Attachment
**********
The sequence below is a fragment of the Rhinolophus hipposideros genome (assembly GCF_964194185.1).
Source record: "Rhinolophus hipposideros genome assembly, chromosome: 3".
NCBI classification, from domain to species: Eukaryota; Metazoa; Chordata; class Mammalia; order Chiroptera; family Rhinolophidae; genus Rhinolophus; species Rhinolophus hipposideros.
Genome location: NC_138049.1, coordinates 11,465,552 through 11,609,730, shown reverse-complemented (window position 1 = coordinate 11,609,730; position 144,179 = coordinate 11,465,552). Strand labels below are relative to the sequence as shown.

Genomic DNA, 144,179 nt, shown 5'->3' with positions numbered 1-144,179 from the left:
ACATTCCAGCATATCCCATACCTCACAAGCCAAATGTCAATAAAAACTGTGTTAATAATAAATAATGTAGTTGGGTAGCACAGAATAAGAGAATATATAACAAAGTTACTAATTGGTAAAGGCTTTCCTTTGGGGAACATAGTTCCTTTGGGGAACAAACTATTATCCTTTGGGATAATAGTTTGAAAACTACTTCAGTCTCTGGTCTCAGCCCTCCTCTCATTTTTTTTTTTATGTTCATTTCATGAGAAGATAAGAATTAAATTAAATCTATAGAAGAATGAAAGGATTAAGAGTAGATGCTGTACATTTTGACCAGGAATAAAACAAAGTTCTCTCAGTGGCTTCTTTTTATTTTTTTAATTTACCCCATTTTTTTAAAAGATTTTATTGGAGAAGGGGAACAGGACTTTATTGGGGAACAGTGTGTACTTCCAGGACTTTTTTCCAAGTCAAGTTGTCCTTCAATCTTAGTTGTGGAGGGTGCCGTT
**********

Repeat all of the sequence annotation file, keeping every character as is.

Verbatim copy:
The sequence below is a fragment of the Rhinolophus hipposideros genome (assembly GCF_964194185.1).
Source record: "Rhinolophus hipposideros genome assembly, chromosome: 3".
NCBI classification, from domain to species: Eukaryota; Metazoa; Chordata; class Mammalia; order Chiroptera; family Rhinolophidae; genus Rhinolophus; species Rhinolophus hipposideros.
Genome location: NC_138049.1, coordinates 11,465,552 through 11,609,730, shown reverse-complemented (window position 1 = coordinate 11,609,730; position 144,179 = coordinate 11,465,552). Strand labels below are relative to the sequence as shown.

Genomic DNA, 144,179 nt, shown 5'->3' with positions numbered 1-144,179 from the left:
ACATTCCAGCATATCCCATACCTCACAAGCCAAATGTCAATAAAAACTGTGTTAATAATAAATAATGTAGTTGGGTAGCACAGAATAAGAGAATATATAACAAAGTTACTAATTGGTAAAGGCTTTCCTTTGGGGAACATAGTTCCTTTGGGGAACAAACTATTATCCTTTGGGATAATAGTTTGAAAACTACTTCAGTCTCTGGTCTCAGCCCTCCTCTCATTTTTTTTTTTATGTTCATTTCATGAGAAGATAAGAATTAAATTAAATCTATAGAAGAATGAAAGGATTAAGAGTAGATGCTGTACATTTTGACCAGGAATAAAACAAAGTTCTCTCAGTGGCTTCTTTTTATTTTTTTAATTTACCCCATTTTTTTAAAAGATTTTATTGGAGAAGGGGAACAGGACTTTATTGGGGAACAGTGTGTACTTCCAGGACTTTTTTCCAAGTCAAGTTGTCCTTCAATCTTAGTTGTGGAGGGTGCCGTT